There are also new provisions concerning research security, putting potentially greater scrutiny on controls for the research funded at the new directorate. There are two sections that are potentially concerning for the research community (legislative text in full). One section (Sec. 2303) puts prohibitions and reporting requirements on principal investigators from taking part in foreign talent recruit programs, with complete bans on recruitment programs from China, Iran, Russia, and North Korea. The second section (Sec. 2304) is about “Additional Requirements for Directorate Research Security;” while vaguely worded, it could potentially lay the groundwork for putting controls on the research performed in the new directorate. The language is not clear as to what those controls would be, but it leans heavily on NSF to figure out how to protect the research in the technology focus areas.
While not a clean process, EFA did pass the Senate Commerce Committee with a bipartisan vote of 24-4. It was then moved quickly to the Senate floor last week, combined into a package with other legislation, and renamed the “United States Innovation and Competition Act of 2021.” The bill is now 1400+ pages and has several new sections corresponding to several pieces of other legislation considered by other Senate committees. A major addition to the package is the “Creating Helpful Incentives to Produce Semiconductors (CHIPS) for America Fund,” which provides $52 billion in emergency appropriations for semiconductor R&D. These funds are to both help bolster and expand the semiconductor industry in the United States and to foster research on next generation chips. Much of this legislative package deals with responding to the rise of China as a peer-rival to the US, so there are many sections handling foreign policy matters. But there are also sections dealing with research security, such as subjecting foreign donations to US academic institutions to oversight by the Committee on Foreign Investment in the US (CFIUS). In short, this is no longer an authorization bill; it is much bigger.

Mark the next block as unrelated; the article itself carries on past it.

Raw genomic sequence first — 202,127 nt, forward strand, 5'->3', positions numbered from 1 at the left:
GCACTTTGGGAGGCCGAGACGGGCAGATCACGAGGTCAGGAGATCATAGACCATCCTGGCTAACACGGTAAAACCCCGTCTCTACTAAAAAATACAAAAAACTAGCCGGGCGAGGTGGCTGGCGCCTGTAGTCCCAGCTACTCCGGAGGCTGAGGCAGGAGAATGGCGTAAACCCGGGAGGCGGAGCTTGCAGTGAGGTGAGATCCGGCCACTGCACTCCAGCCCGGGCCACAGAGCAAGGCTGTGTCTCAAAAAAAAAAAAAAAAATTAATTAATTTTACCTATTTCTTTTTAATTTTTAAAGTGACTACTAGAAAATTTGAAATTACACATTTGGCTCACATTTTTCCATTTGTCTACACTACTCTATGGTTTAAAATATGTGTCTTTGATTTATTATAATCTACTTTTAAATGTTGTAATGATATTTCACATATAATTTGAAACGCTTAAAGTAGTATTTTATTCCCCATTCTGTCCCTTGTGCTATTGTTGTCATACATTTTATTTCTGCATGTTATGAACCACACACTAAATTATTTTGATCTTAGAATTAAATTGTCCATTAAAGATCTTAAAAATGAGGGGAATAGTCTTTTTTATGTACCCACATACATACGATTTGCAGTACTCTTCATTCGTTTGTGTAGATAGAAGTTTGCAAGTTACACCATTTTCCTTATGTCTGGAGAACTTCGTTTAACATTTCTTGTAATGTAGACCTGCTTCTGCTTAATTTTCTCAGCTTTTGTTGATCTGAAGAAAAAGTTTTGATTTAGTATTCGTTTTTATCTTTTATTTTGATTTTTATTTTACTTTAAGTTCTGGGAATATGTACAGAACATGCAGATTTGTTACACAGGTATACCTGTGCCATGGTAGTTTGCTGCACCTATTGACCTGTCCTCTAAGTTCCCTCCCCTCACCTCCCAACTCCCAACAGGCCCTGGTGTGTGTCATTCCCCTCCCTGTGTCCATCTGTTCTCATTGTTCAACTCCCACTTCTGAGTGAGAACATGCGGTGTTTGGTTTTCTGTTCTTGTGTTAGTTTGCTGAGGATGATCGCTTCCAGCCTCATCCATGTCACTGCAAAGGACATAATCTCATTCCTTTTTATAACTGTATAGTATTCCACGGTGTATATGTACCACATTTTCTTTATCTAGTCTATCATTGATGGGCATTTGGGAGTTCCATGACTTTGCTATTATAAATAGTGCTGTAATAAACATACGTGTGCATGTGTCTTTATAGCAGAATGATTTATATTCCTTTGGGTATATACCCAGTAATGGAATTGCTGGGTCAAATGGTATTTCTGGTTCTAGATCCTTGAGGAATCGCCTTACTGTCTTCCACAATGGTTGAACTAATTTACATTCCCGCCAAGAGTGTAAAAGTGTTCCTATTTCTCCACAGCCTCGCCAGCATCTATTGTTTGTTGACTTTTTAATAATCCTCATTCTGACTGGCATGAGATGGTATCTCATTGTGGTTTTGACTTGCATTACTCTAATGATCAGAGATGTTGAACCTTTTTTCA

The legislation was finally approved by the full Senate on June 8th; it passed on a bipartisan basis with a vote of 68 Yeas to 32 Nays. The authorization levels for NSF and DOE are unchanged from what was agreed to by the Senate Commerce Committee, and the CHIPS Act survived the amendment process. One amendment that was approved by the Senate, proposed by Senator Sasse (R-NE), authorized an additional $3.5 billion per year for five years to the Defense Advanced Research Project Agency (DARPA); that would double DARPA’s current budget. There were few other changes of note to the policy sections of the legislation.
On the other side of Capitol Hill, the response has been very different. After the Senate Commerce Committee passed EFA, Rep. Frank Lucas (R-OK), the Ranking Member of the House Science, Space, and Technology Committee put out a statement saying much of the Senate bill lacks a clear vision for NSF and is weighed down by special interest provisions. Rep. Lucas’ view should be seen as a barometer of Republican support for NSF; they will advocate for increases but only to an extent, and those increases must be well justified.
To that end, the House Science, Space, and Technology Committee has been moving their own NSF bill. Regular readers will recall that Chairwoman Eddie Bernice Johnson (D-TX) and Ranking Member Lucas, along with Subcommittee on Research and Technology Chairwoman Haley Stevens (D-MI) and Ranking Member Michael Waltz (R-FL), introduced the National Science Foundation for the Future Act in late March and have been holding several hearings about NSF since. On May 13th the Subcommittee on Research and Technology held a markup of the legislation. In contrast with the Senate, the legislation is unchanged since introduction, it received only a few non-controversial amendments during this hearing, and it was passed unanimously on a voice vote. The next step is for the full Science Committee to markup the legislation; that’s likely to happen in early June. Consideration on the House floor should happen soon after. The Science Committee is also beginning the process of reauthorizing the Department of Energy’s Office of Science; we’ll have more details on that in a future post.
What happens next? At some point, these two different views on NSF’s future have to be reconciled and a compromise worked out. The main draw for EFA has been its higher funding level for the agency but, because of all the amendments, it is now much closer to the levels in the NSF for the Future Act; that is actually good from a compromise perspective. But since the USICA covers so many topics, many of which the House has not begun to cover, will the House even consider a conference? Or would it attempt to break the matter up into smaller pieces? Would the Senate agree to go along with that approach? It’s not unusual for legislation to remain idle before there’s an agreement between the two chambers, but that idleness can last months. Since the Senate has passed the EFA/USICA bill, the likelihood that something gets worked out is now high. But the timeframe is TBD. We’ll keep tracking all the developments, so please check back on the CRA Policy Blog for more information.